One alternative strategy is to feed less-saturated, low-cost dietary fats such as poultry fat or animal-vegetable blends in the grower phase and switch to low IVP diets during the finisher phase. The rate in which the fat quality improves is depot-specific and measured as the rate in which the fatty acid concentrations or IV values change per day or unit BW gain (Wiseman and Agunbiade, 1998). Fat depots with high relative growth rates such as the middle and inner backfat layers or belly fat will change more rapidly than the outer layer. In the same experiment Boyd et al. (1997) had one treatment (number 6) in which pigs were fed diets containing 3.7% 18:2 (diet 5) to 90 kg BW followed by a diet containing 1.9% 18:2 (diet 6) to 118 kg BW. The inner backfat layer and belly fat were affected by the dietary change to a much greater extent than the outer backfat layer (Table 3).
The impact of feeding a low IVP diet in the finishing stage will not have
the same impact on pigs with different backfat thickness (Eggert et al., 1998a
and 1998b). A research trial compared gilts of two genetic populations (.56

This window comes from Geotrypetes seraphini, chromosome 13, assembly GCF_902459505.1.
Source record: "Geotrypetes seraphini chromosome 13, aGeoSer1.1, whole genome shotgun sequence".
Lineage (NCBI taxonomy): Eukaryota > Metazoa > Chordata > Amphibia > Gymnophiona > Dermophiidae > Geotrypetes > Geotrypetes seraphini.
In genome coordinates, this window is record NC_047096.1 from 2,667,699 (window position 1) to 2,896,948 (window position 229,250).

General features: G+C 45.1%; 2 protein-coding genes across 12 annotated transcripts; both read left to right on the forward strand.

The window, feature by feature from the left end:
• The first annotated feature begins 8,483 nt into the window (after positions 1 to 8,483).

vs .85 in backfat at 250 lbs BW) fed diets containing 5% add poultry fat from
88 to 176 lbs and either 5% poultry fat or 5% beef tallow from 176 to 253 lbs
live weight. A second trial looked at the impact of feeding beef tallow versus
no added fat when a high IVP diet (10% added soybean oil) had been previously
fed (Eggert et al., 1998b). A number of genotype ? diet interactions were found
for the fatty acid composition of the different fat depots and belly firmness
scores. Long term selection for leanness has altered the biology of adipose
tissue in the pig. Differences in the effects of dietary treatments between
genetic populations, and across depots, may be due to differences in gene expression
or to differences in the timing and rates of depot growth. Lean pigs must be
fed a more saturated fat from six to eight weeks after an unsaturated fat to
produce a desired fatty acid profile (Gatlin et al., 2002).